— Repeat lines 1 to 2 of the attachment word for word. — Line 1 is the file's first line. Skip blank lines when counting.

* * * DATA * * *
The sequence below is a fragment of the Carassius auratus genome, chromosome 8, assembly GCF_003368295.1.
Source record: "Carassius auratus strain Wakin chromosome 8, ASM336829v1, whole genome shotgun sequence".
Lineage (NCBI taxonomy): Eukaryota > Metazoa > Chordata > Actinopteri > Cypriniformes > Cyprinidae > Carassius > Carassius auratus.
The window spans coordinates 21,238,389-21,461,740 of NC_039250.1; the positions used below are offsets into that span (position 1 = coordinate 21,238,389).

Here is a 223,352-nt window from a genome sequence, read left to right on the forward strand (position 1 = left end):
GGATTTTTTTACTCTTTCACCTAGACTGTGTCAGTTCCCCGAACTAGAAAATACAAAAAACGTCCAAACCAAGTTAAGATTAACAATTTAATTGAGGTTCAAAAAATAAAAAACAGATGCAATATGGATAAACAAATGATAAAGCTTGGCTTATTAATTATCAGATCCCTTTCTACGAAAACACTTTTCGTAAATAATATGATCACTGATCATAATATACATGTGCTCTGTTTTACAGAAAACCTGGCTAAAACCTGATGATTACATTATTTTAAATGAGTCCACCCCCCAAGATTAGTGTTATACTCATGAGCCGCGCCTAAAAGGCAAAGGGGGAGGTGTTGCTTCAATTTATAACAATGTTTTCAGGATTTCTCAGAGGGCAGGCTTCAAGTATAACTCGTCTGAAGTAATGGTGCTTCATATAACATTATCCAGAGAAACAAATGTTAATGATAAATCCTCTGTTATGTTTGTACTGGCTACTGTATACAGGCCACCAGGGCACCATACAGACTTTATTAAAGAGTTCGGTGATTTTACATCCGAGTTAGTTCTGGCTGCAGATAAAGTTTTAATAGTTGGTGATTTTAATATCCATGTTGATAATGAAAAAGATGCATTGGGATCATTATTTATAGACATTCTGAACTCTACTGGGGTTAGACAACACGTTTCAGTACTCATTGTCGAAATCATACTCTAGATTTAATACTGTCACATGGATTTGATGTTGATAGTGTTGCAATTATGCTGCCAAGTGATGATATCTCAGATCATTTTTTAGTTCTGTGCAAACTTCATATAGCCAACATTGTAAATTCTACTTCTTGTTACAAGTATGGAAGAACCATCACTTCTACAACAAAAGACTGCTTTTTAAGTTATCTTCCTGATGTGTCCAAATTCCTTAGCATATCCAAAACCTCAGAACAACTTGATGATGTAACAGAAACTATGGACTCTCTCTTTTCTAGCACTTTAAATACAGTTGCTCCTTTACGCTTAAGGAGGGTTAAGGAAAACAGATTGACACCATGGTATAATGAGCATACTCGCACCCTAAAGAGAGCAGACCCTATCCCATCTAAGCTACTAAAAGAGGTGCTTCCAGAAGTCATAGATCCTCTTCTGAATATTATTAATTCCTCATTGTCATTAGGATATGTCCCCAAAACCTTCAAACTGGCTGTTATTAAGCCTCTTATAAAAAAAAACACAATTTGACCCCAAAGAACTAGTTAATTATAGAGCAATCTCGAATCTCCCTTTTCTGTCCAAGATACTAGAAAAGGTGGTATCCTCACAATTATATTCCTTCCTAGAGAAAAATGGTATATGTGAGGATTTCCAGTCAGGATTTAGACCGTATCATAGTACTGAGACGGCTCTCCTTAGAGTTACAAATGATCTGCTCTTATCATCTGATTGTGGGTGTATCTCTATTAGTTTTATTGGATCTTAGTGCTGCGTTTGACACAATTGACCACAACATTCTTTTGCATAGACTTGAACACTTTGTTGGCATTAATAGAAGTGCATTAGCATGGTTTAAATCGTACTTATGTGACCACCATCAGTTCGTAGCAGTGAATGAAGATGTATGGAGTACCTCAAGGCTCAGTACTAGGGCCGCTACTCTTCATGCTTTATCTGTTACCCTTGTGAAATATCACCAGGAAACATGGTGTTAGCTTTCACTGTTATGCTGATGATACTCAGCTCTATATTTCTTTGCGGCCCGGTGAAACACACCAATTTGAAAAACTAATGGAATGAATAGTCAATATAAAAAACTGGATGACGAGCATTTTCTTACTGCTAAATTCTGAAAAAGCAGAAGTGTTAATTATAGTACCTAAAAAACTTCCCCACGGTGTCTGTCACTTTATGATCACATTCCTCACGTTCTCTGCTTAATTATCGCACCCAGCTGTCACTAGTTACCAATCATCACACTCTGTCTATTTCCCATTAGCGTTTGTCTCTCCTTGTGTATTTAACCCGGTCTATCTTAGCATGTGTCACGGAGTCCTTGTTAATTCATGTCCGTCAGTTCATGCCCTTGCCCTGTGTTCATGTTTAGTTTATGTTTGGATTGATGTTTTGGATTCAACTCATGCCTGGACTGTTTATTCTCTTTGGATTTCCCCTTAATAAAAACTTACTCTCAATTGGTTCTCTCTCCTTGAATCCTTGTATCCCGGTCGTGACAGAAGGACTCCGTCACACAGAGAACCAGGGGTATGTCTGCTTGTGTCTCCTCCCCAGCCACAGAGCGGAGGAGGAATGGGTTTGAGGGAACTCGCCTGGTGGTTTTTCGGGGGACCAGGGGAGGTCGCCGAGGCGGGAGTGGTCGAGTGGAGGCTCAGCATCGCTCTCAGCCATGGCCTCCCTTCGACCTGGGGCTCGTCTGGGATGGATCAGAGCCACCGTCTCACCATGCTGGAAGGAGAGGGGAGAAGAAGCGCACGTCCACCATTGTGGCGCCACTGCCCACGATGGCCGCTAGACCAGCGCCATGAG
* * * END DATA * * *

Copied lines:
The sequence below is a fragment of the Carassius auratus genome, chromosome 8, assembly GCF_003368295.1.
Source record: "Carassius auratus strain Wakin chromosome 8, ASM336829v1, whole genome shotgun sequence".